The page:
Newsletter of the Mineta National Transit Research ConsortiumFall 2012: Vol. 19, Issue 2

The impact of MAP-21 on the UTC Program
by Rod Diridon, Executive Director, MNTRC

Rod Diridon, Executive Director

Rod Diridon, Sr.
Executive Director, MNTRC

MAP-21 is the new 27-month surface transportation authorization bill enacted earlier in the summer. The program includes three categories of centers: five National Centers at $3 million per year with a 100% match; ten Regional Centers at $2.25 million each with a 100% match; and up to 20 Tier I Centers at $1.5 million each with a 50% match required. While consortia are encouraged for the National and Regional Centers, the Tier I Centers are not expected to be consortia. For comparison, the UTC competition winners announced at the beginning of this year included 22 consortia, two of which are designated for transit emphasis (MNTRC included), providing funding to consortium members at 121 universities. The consortium contracts currently end on December 31, 2013 with the ability to expend unused funds until the end of 2014. Read the rest of the story »

Board Member Profile

Grace Crunican, General Manager, Bay Area Rapid Transit

Grace Crunican, General Mgr., Bay Area Rapid Transit

Grace Crunican
General Manager,
Bay Area Rapid Transit

Running a transit service for a major metropolitan area is no walk in the park. But Grace Crunican, general manager of the Bay Area Rapid Transit (BART) service, has faced the challenges head-on. The rail transit system serves the greater San Francisco Bay area, which includes Oakland and the East Bay. BART includes operating and capital budgets totaling $1.4 billion, plus about 3,100 employees who serve about 350,000 riders each weekday with service at 44 stations in four counties. Currently, her team at BART is constructing a new station that will add service between Fremont and the Berryessa district of San Jose, a long-awaited 10-mile, $2.3-billion extension. One of her plans is to create a sense of the neighborhood at each BART stop, perhaps with color or other elements. Station maintenance and infrastructure will remain a priority, but she believes that BART can help provide a sense of community and identity.
Read the rest of the story »

grand valley State University

How we can increase sustainable transit
by Charles Standridge, PhD, Assistant Dean, Padnos College of Engineering and Computing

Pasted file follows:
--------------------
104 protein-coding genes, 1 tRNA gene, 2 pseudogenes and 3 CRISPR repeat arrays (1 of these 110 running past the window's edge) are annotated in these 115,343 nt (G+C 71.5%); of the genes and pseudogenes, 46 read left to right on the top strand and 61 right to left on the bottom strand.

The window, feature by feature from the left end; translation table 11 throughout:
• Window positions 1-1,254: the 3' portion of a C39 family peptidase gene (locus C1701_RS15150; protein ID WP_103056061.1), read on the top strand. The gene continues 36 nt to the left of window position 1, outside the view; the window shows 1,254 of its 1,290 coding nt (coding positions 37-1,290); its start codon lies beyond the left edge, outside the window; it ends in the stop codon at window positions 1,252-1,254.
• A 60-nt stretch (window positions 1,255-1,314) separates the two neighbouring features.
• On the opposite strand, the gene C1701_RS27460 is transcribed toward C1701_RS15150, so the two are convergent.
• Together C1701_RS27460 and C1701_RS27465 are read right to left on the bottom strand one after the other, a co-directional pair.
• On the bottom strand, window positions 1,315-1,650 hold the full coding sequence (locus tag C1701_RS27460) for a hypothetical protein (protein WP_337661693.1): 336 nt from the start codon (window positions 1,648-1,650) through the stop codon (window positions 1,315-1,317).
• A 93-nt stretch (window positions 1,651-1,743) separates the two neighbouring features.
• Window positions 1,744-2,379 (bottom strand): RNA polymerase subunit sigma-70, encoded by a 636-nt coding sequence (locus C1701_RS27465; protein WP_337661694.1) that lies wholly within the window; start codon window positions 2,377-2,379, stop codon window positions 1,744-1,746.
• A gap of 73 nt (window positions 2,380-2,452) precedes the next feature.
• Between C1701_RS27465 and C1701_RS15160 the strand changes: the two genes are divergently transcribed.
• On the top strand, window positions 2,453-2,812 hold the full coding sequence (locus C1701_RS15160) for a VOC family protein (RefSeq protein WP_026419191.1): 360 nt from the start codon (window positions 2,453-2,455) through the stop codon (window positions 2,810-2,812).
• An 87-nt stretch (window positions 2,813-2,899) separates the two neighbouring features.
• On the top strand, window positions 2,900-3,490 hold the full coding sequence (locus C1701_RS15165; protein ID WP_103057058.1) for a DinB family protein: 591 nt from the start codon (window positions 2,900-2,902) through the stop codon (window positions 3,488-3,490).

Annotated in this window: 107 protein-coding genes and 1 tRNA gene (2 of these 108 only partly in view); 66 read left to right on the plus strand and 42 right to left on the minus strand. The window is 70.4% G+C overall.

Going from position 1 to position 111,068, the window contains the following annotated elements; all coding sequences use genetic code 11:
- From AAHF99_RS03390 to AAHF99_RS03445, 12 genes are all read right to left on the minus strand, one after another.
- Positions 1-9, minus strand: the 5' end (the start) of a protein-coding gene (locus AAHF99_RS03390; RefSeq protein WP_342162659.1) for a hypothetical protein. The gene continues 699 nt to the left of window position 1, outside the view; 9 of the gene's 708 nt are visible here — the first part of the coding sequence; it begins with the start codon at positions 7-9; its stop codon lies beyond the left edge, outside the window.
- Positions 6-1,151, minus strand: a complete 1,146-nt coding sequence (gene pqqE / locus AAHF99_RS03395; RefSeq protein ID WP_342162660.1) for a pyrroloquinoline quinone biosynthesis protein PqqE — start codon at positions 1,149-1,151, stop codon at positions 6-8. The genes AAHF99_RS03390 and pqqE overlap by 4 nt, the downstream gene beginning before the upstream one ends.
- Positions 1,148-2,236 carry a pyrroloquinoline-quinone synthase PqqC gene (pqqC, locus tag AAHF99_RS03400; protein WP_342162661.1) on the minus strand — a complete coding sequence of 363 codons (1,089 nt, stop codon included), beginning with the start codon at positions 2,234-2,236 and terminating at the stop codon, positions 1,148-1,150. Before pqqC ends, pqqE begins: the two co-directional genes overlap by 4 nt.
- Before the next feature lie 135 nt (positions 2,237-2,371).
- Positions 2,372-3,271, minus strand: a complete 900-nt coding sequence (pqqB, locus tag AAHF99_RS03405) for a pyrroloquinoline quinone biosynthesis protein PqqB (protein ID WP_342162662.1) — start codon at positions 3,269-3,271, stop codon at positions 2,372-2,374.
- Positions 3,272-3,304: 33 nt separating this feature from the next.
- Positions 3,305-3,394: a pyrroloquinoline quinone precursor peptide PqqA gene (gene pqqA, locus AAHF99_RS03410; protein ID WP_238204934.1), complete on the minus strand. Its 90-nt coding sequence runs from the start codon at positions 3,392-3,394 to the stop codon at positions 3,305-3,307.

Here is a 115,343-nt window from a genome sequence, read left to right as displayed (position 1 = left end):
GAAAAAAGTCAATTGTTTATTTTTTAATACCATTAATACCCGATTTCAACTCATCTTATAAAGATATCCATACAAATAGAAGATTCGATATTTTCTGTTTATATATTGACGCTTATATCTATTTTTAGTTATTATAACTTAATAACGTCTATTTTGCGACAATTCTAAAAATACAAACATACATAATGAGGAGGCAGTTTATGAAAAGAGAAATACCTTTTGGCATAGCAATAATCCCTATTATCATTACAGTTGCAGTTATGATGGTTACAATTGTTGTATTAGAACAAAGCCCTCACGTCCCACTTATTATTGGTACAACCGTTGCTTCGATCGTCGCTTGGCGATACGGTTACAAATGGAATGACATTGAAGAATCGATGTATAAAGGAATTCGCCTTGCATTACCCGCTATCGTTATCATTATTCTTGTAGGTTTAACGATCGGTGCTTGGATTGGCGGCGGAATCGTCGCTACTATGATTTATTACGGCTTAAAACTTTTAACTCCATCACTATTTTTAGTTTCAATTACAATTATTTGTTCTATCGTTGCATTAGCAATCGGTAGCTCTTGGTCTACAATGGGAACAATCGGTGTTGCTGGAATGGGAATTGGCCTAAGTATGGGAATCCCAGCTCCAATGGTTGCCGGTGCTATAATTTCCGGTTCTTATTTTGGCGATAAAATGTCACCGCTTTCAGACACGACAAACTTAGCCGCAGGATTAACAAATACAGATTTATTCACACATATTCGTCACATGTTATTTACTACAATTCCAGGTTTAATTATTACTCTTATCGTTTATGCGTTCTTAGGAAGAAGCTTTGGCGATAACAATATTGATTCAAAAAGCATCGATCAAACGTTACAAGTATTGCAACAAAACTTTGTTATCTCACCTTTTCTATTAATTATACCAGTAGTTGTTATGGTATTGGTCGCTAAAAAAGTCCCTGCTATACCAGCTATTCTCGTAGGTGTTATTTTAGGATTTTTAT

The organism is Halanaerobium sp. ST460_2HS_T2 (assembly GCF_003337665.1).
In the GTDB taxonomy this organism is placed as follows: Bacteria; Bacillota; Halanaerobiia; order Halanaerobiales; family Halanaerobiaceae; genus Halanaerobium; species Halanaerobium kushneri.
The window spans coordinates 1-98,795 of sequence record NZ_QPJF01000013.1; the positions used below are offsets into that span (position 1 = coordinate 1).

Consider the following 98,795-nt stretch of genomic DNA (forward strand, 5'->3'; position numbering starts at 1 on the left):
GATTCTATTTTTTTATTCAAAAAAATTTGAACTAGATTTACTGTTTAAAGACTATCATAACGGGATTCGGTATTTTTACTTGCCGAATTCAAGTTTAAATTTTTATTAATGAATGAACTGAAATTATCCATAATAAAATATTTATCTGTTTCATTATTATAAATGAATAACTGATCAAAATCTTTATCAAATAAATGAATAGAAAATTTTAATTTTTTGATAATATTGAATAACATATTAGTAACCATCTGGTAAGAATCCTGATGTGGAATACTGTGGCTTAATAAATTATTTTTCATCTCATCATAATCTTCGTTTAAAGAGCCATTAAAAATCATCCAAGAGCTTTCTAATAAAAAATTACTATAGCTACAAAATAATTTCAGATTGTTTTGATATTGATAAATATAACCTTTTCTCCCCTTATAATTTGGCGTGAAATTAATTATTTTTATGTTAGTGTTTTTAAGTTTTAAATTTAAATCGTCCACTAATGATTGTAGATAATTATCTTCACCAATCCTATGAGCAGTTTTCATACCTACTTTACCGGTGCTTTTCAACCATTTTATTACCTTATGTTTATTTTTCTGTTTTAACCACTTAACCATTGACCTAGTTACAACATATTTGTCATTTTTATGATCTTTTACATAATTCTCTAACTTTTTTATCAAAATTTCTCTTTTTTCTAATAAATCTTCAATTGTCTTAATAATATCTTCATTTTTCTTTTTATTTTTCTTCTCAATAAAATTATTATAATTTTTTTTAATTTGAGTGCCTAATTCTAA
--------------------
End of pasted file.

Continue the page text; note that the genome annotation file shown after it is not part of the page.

Lindsay Corneal and Dr. Charles Standridge of GVSU work with lithium ion batteries.

Professor Lindsay Corneal of the GVSU School of Engineering and Dr. Charles Standridge work with lithium-ion battery packs.

Faculty, graduate students, and staff from Grand Valley State University’s School of Engineering and the Michigan Alternative and Renewable Energy Center (MAREC) have a valuable and challenging project. They are continuing their research on remanufacturing, repurposing, and recycling electric batteries from transit vehicles. The special focus is on lithium-ion batteries.Read the rest of the story »

Rutgers University

Taking a look at TOD in New Jersey rail towns
by Robert B. Noland, PhD, Professor and Director, Voorhees Transportation Center

Transit-oriented development project, Cranford, NJ.

Transit-oriented development (TOD) project in Cranford, NJ.

We are undertaking a new research project, examining the benefits derived from transit-oriented development (TOD) in New Jersey. A part of our analysis looks in depth at three municipalities that have used a transit-centered model as a redevelopment strategy. Cranford, Morristown, and Rahway are all New York City suburbs that have used TOD to address unique problems. Cranford is the quintessential railroad suburb with walkable streets and a Victorian-era clock that stands in the commercial downtown adjacent to the station. Composed largely of single family homes on small lots, Cranford turned to TOD to support its struggling downtown and to create an option for those priced out of housing – seniors who want to stay in the community and young adults who grew up there.Read the rest of the story »